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Japanese painted fern
One of the most elegant ferns available for your garden, Japanese painted ferns are washed with gorgeous silver and burgundy markings. Lady fern is equally elegant though not quite as showy. Either will add interest and texture to your shady spots. Closely related to each other, Japanese painted fern and lady fern are sometimes crossed with each other to create attractive hybrids.
Unlike most ferns, these toughies will tolerate dry soil. And they will tolerate some sun if they have ample water.
how to grow Japanese painted fern
more varieties for Japanese painted fern
Branford Beauty fern
(Athyrium 'Branford Beauty') is a plant with stunning upright silvery fronds with red stems. Zones 5-8
Crested Japanese painted fern
(Athyrium niponicum 'Applecourt') bears textural, crested fronds marked with silver and burgundy. Zones 5-8
Japanese painted fern
(Athyrium niponicum pictum) is one of the best-known ferns. Its silvery fronds tinged with burgundy make an elegant container or garden accent. Zones 5-8
Lady in Red lady fern
(Athyrium filix-femina 'Lady in Red') has distinctive red stems. Compared to most other ferns it is relatively tolerant of dry soil. Zones 4-9
Painted lady fern
(Athyrium 'Ghost') has silvery white fronds and an upright growth pattern. Plants reach 2 feet tall and produce new fronds all summer long. Zones 4-8
Silver Falls Japanese painted fern
(Athyrium niponicum 'Silver Falls') has a pinkish red stems and reddish purple veins. It is most colorful with a few hours of sun per day. Zones 5-8
(Athyrium filix-femina 'Frizelliae') is a dwarf, 1-foot-tall plant with rounded ball-like leaflets attached to the main stem, resembling a lacy string of beads. It is a type of lady fern. Zones 4-8
plant Japanese painted fern with
Lady's mantle looks great in the garden and in a vase. Its scalloped leaves catch rain or drewdrops, making them look dusted with jewels. The chartreuse flowers appear in playful, frothy clusters above the foliage. Lady's mantle is ideal for softening the edge of a shaded path or creating a groundcover in dappled shade.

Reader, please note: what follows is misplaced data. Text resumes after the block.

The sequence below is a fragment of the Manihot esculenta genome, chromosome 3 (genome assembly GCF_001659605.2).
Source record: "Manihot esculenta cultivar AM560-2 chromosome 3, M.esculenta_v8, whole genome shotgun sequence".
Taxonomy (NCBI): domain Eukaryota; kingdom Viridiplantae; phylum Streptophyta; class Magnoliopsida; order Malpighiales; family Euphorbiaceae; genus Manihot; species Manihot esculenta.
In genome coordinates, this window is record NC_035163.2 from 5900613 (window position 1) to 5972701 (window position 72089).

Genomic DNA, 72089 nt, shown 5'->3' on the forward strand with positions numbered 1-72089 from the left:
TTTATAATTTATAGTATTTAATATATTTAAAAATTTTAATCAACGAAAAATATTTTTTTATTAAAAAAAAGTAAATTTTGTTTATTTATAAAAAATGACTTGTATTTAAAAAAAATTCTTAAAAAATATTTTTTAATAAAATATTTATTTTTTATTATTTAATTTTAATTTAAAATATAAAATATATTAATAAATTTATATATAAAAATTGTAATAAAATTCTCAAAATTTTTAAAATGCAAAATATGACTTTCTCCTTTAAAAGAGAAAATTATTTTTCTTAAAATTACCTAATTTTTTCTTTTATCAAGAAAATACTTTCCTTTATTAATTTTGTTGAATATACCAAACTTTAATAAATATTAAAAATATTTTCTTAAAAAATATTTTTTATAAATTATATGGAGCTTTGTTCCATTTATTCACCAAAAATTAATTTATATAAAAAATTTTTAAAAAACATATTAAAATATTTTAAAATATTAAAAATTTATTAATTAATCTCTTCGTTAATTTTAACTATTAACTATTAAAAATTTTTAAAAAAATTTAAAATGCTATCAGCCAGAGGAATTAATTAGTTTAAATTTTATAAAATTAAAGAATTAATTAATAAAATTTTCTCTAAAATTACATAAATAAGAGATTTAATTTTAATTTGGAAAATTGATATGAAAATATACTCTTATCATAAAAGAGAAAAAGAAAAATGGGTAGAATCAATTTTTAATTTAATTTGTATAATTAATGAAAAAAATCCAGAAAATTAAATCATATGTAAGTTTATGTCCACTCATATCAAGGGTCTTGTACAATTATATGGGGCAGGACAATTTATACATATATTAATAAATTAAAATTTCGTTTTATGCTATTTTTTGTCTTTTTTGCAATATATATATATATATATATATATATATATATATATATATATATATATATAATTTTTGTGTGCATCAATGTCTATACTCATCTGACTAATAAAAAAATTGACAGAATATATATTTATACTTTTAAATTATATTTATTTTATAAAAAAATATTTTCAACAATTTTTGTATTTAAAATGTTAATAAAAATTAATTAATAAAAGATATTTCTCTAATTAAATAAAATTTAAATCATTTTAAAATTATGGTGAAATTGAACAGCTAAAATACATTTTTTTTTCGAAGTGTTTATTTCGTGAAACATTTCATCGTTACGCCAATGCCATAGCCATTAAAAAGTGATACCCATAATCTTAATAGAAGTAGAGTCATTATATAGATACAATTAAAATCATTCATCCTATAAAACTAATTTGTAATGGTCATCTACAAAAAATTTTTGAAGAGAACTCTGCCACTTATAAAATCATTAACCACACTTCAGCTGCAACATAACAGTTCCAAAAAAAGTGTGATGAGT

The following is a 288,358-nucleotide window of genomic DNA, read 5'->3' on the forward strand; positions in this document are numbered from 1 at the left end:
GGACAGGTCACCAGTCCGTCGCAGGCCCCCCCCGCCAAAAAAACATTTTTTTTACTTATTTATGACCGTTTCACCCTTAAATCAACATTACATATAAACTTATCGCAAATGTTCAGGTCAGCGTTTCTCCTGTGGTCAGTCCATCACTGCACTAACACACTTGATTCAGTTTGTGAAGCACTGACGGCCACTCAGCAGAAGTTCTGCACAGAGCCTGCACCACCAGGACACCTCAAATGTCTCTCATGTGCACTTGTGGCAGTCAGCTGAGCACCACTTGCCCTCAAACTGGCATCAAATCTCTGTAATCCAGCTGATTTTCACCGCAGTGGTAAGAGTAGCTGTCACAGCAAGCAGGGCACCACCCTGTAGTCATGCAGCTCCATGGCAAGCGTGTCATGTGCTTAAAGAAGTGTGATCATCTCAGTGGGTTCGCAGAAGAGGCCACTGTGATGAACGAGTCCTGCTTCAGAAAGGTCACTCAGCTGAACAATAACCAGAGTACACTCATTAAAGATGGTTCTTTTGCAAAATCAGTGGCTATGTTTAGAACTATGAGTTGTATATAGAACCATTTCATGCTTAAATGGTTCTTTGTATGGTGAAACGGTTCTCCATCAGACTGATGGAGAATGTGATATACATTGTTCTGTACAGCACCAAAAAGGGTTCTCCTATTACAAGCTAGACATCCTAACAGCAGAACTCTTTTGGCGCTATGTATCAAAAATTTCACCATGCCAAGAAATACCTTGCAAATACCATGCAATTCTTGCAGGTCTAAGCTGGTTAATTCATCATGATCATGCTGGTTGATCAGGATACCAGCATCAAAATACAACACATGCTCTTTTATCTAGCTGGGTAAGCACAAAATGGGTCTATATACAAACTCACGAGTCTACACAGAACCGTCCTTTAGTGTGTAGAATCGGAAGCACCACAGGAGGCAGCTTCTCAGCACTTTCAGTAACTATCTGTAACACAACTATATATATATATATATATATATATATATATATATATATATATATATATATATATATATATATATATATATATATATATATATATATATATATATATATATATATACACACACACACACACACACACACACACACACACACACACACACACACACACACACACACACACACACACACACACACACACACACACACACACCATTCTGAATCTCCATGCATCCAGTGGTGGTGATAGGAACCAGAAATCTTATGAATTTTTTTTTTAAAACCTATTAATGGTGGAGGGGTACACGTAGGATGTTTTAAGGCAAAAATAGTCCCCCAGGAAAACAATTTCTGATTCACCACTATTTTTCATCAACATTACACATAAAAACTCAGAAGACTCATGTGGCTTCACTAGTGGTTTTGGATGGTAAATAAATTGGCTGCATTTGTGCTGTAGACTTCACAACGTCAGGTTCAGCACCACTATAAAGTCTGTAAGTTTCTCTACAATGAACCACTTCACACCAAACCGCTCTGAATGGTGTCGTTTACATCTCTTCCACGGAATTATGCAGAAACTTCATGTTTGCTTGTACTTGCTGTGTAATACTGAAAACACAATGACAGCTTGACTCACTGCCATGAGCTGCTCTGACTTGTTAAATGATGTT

In early spring, the brilliant blue, pink, or white flowers of lungwort bloom despite the coldest chill. The rough basal leaves, spotted or plain, always please and continue to be handsome through the season and into winter. Planted close as a weed-discouraging groundcover, or in borders as edgings or bright accent plants, lungworts are workhorses and retain their good looks. Provide high-humus soil that retains moisture. Although lungwort tolerates dry conditions, be alert for mildew.
Ajuga is one of the most indispensable groundcovers around. It has many uses and looks great much of the year.Also known as carpetweed or bugleweed, ajuga forms a 6-inch-tall mat of glossy leaves that always seem to look neat and fresh. In many cases, the leaves are colored with shades of purple, white, silver, cream, or pink. Individual plants grow as a rosette, but they intertwine to form a solid carpet that withstands some foot traffic. Blue, lavender, pink, or white flower spikes adorn plants spring to early summer.Ajuga is great in rock gardens, in the front of beds and borders, under leggy shrubs or small trees, along paths, and just about any other place in the landscape you want to cover the ground with attractive foliage and little flowers.